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Real estate agents hope the listing of historic Lavender Bay mansion Idlemere, arguably among the lower north shore’s best waterfront homes, for sale in the $45-50 million bracket will encourage more trophy-home owners to test the market.
Sydney’s top-end market has been more of an underground one this year as the bulk of $20 million-plus deals are negotiated behind closed doors, thanks to a surfeit of cashed-up buyers and fewer than normal trophy homes for sale.
Historic Idlemere is owned by Kerry Paramor, wife of property veteran Greg Paramor, AO.Credit:Domain
Intensifying the run-up to Christmas is a delayed start to the traditional spring selling season, due to the recent long weekend and school holidays, and claims by agents that the shortage of homes for sale is keeping the high-end market afloat.
Idlemere has been home to Kerry and Greg Paramor, the property and funds management veteran who sits on the boards of Charter Hall and Sydney Swans, for the past 20 years. They bought the property in late 2001 for $7.25 million.
Agents have been circling the plum listing since the Paramors bought the penthouse atop Darlinghurst’s Top of the Town building in July last year for $10.5 million from property developer Duncan Hardie.
Alison Coopes, of her eponymous agency, launched the sales campaign on Thursday with a December 6 expressions of interest deadline.
The five-bedroom residence is set on a waterfront parcel of 1418 square metres in Lavender Bay.Credit:Domain
The historic residence is set on 1400 square metres and was built about 1880 for the chairman of the Rowing Association, Edwin Maximilian Dietrich, and sold in 1897 to prominent banker Sir Thomas Dibbs.
According to heritage records, the downstairs part of the house was rented by cricket great Don Bradman in the early 1930s when the house was owned by Alexander Allan, and plans to demolish it in the mid-1980s to make way for apartments caused an uproar before then environment minister in the Wran government, Bob Carr, stepped in to save it.
In late 1984, architects Philip Cox and Louise Cox were part of a syndicate with David Hunt who lodged plans to replace the historic house with a block of eight units spread over four levels, but local Mayor Ted Mack refused to approve the DA even before Carr stepped in with preservation orders.
Cox later claimed he had no intention of demolishing the house but had lodged the plans to prove the Valuer-General’s increased land values were wrong, given it could not be redeveloped.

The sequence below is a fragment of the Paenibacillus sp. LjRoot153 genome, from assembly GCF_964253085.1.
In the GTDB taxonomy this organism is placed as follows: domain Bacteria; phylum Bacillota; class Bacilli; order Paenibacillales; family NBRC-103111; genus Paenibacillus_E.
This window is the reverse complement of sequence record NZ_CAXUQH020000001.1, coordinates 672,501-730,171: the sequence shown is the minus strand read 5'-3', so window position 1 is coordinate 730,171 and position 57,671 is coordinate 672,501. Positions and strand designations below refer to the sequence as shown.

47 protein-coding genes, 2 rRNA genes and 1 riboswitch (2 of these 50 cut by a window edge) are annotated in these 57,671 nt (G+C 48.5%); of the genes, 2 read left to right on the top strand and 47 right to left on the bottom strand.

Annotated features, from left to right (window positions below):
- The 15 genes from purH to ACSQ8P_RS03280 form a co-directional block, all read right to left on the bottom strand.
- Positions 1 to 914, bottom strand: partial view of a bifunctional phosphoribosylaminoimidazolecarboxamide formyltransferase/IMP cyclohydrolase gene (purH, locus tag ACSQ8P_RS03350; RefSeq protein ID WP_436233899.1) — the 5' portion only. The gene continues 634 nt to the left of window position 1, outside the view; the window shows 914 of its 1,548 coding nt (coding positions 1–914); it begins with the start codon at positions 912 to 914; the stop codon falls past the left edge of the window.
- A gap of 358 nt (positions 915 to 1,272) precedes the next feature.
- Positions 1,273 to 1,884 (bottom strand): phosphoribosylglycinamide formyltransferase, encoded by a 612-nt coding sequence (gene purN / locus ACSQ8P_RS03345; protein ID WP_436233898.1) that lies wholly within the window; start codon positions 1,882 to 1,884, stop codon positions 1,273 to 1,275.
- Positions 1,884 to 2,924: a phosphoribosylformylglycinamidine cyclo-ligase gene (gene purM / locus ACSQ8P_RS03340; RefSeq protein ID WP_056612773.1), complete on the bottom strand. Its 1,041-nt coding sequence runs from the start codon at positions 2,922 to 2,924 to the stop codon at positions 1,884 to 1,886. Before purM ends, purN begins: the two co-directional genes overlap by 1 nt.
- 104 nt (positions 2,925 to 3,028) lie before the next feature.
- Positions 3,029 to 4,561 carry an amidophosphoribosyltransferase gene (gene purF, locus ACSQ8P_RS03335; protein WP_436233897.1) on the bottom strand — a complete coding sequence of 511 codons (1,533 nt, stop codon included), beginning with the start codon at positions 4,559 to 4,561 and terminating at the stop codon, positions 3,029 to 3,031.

Idlemere was saved from the wrecking ball in 1985 by then Minister for the Environment Bob Carr.Credit:Bruce Milton
The Bay View Street property claims top-shelf position on the Lavender Bay waterfront facing the Harbour bridge and a 30-metre harbour frontage that includes a boat shed with self-contained guest quarters, jetty and private beach.
The five-bedroom, five-bathroom residence was restored and renovated by heritage architect Clive Lucas in collaboration on the initial DA with architect Tim Allison.
Atlas’ Michael Coombs said there was mounting pressure on vendors to go to the broader market if they were serious about selling because there were just two months left of the year and it remained unknown how the high-end market would fare next year.
“And vendors who might have been sitting on the fence can see that, particularly on the North Shore, prices might not be what they were at the start of the year, but they’re not copping the losses of the broader market either,” Coombs said.
Buyer’s agent Simon Cohen, of Cohen Handler, said the current shortage of trophy homes was far and away the worst it had ever been.
That shortage of homes for sale comes at a time when the pool of buyers at that level has never been larger, with some buyers who have been looking to buy for more than $20 million for more than two years, said buyers’ agent Deb West, of SydneySlice.
“People are only selling if they are one of the three Ds: death, divorce or downsizing,” West said. “And the domino effect of that is there is nothing for downsizers to buy, which is impeding the market even further.”
The lack of listings competing in the open market also feeds a misconception among trophy home owners that buyers will pay any amount of money for their property, which is not true, said Cohen.
In recent months many of the top sales have all been negotiated off-market, meaning no marketing or public disclosures about the listing were available.
Among those sales was the Cremorne Point penthouse bought by Tesla chair Robyn Denholm for $27.5 million, an almost $30 million waterfront house in Point Piper sold by former rag trader-turned-importer Peter Placek, and a Bellevue Hill mansion sold for about $27 million to Stephanie and Garrett Jandegian.
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